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Strategy, Revolution, and the First European Translation of Sunzi’s Art of War (1772)
Author: Adam Parr
The Mandate of Heaven examines the first European version of Sunzi’s Art of War, which was translated from Chinese by Joseph Amiot, a French missionary in Beijing, and published in Paris in 1772. His work is presented in English for the first time. Amiot undertook this project following the suppression of the Society of Jesus in France with the aim of demonstrating the value of the China mission to the French government. He addressed his work to Henri Bertin, minister of state, beginning a thirty-year correspondence between the two men. Amiot framed his translation in order to promote a radical agenda using the Chinese doctrine of the “mandate of heaven.” This was picked up within the sinophile and radical circle of the physiocrats, who promoted China as a model for revolution in Europe. The work also arrived just as the concept of strategy was emerging in France. Thus Amiot’s Sunzi can be placed among seminal developments in European political and strategic thought on the eve of the revolutionary era.
The Pugwash Conferences on Science and World Affairs in the Early Cold War
From 1957 onwards, the "Pugwash Conferences" brought together elite scientists from across ideological and political divides to work towards disarmament. Through a series of national case studies - Austria, China, Czechoslovakia, East and West Germany, the US and USSR – this volume offers a critical reassessment of the development and work of “Pugwash” nationally, internationally, and as a transnational forum for Track II diplomacy. This major new collection reveals the difficulties that Pugwash scientists encountered as they sought to reach across the blocs, create a channel for East-West dialogue and realize the project’s founding aim of influencing state actors. Uniquely, the book affords a sense of the contingent and contested process by which the network-like organization took shape around the conferences.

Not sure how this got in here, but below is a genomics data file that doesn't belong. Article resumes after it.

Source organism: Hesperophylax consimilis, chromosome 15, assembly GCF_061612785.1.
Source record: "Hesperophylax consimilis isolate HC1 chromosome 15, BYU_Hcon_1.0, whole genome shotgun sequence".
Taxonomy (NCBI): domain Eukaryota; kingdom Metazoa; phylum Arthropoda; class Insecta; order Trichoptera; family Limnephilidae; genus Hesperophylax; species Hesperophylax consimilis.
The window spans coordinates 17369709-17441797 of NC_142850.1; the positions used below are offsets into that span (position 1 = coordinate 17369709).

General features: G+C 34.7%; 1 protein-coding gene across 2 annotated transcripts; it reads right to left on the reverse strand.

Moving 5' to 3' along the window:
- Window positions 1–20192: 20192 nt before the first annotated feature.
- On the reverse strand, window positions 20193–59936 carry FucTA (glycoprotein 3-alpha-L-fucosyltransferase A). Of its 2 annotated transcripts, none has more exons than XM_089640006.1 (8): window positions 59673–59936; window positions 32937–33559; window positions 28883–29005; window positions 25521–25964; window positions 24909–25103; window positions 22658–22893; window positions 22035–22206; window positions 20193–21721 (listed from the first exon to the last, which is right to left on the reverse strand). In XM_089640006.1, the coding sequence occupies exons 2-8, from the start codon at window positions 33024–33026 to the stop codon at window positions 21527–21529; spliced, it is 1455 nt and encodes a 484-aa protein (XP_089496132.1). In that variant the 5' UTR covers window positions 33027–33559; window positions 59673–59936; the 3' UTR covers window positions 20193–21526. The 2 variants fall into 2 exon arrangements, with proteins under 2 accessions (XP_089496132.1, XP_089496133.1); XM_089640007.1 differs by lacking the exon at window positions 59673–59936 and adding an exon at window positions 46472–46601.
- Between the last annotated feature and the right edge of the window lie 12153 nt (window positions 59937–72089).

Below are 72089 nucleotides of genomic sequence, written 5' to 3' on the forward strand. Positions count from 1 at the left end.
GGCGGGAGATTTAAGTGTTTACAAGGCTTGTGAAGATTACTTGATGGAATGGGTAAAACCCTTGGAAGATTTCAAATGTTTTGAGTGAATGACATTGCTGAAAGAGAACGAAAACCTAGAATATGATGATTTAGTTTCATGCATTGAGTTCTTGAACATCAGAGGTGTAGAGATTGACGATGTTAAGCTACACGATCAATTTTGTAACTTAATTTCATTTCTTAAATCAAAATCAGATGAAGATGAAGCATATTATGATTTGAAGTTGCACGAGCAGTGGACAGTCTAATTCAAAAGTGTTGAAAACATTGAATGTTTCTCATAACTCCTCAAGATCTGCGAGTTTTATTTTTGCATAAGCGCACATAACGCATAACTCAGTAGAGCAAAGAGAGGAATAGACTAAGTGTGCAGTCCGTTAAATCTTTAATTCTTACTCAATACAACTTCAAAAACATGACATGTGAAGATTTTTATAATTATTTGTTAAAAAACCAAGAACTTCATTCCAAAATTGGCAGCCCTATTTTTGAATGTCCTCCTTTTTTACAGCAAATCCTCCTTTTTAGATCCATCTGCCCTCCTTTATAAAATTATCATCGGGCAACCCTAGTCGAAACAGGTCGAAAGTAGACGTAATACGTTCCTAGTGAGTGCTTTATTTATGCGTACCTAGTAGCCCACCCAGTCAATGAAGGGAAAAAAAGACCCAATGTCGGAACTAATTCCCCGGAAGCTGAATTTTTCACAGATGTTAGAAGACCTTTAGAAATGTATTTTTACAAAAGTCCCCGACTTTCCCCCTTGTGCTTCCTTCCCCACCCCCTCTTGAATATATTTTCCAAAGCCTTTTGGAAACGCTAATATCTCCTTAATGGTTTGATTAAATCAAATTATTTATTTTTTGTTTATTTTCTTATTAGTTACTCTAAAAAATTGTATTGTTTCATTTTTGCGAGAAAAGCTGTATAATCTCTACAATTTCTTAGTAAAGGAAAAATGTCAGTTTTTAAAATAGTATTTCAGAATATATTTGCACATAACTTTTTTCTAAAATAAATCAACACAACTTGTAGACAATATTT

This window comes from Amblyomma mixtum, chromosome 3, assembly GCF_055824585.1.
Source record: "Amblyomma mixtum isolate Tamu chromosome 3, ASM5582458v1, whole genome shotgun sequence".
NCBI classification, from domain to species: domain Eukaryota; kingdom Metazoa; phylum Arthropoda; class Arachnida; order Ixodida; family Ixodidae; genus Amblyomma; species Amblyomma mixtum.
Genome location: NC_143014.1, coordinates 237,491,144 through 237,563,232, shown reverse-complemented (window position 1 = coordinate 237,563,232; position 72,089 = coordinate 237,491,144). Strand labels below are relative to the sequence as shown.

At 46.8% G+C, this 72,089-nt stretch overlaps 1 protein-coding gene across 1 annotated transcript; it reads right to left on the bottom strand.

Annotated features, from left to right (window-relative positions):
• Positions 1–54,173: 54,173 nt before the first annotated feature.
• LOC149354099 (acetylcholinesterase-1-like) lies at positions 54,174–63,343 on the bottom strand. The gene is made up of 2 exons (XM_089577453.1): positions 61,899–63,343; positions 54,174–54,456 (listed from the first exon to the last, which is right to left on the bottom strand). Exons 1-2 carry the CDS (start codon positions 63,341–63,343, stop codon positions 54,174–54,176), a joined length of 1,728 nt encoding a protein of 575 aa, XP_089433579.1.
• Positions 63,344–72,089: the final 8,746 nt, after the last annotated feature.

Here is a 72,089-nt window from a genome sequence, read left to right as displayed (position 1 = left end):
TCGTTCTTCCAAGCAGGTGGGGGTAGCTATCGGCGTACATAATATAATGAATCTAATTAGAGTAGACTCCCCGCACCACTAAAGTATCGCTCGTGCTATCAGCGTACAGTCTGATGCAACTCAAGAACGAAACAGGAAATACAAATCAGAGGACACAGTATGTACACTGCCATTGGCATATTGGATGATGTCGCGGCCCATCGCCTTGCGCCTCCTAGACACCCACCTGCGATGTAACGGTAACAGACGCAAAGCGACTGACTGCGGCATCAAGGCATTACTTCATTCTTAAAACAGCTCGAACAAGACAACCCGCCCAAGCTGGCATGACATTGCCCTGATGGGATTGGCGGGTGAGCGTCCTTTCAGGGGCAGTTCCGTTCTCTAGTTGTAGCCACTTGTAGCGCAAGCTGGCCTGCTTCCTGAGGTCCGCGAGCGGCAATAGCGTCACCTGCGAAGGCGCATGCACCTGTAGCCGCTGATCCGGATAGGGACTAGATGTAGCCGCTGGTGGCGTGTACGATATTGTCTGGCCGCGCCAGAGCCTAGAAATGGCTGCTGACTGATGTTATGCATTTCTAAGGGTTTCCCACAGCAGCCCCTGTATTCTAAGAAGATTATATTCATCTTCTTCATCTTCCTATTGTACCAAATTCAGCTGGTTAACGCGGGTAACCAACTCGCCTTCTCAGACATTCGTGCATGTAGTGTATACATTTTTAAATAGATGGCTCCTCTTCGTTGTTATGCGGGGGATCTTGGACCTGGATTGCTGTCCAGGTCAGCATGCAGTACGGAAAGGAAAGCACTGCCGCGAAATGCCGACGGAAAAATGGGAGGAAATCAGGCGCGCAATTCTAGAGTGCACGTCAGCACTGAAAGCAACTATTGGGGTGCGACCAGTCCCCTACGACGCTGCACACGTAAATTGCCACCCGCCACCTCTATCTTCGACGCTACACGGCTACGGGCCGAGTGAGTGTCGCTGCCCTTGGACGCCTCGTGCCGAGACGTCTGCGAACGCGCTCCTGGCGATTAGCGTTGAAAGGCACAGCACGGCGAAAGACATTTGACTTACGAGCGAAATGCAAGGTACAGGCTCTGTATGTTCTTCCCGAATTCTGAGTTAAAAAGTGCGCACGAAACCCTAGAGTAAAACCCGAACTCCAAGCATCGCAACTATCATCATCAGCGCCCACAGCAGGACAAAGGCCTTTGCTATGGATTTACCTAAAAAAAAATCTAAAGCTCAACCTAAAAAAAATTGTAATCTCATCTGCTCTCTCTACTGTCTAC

Contributors are Gordon Barrett, Matthew Evangelista, Silke Fengler, Alison Kraft, Fabian Lüscher, Doubravka Olšáková, Geoffrey Roberts, Paul Rubinson, and Carola Sachse.
Representations of Early Modern Positional Warfare
The World of the Siege examines relations between the conduct and representations of early modern sieges. The volume offers case studies from various regions in Europe (England, France, the Low Countries, Germany, the Balkans) and throughout the world (the Chinese, Ottoman and Mughal Empires), from the 15th century into the 18th. The international contributors analyse how siege narratives were created and disseminated, and how early modern actors as well as later historians made sense of these violent events in both textual and visual artefacts. . The volume's chronological and geographical breadth provides insight into similarities and differences of siege warfare and military culture across several cultures, countries and centuries, as well as its impact on both combatants and observers.
From the Middle Ages to the Modern World
In The Representation of External Threats, Eberhard Crailsheim and María Dolores Elizalde present a collection of articles that trace the phenomenon of external threats in a multitude of settings across Asia, America, and Europe. The scope ranges from military threats against the Byzantine rulers of the 7th century to the perception of cultural and economic threats in the late 19th century Atlantic, and includes conceptual threats to the construction of national histories.
Focussing on the different ways in which such threats were socially constructed, the articles offer a variety of perspectives and interdisciplinary methods to understand the development and representations of external threats, concentrating on the effect of 'threat communication' for societies and political actors.
Contributors are Anna Abalian, Vladimir Belous, Eberhard Crailsheim, María Dolores Elizalde, Rodrigo Escribano Roca, Simon C. Kemper, Irena Kozmanová, David Manzano Cosano, Federico Niglia, Derek Kane O’Leary, Alexandr Osipian, Pedro Ponte e Sousa, Theresia Raum, Jean-Noël Sanchez, Marie Schreier, Stephan Steiner, Srikanth Thaliyakkattil, Ionut Untea and Qiong Yu.
Exchanges Beyond the Bloc Logic and the Sino-Soviet Split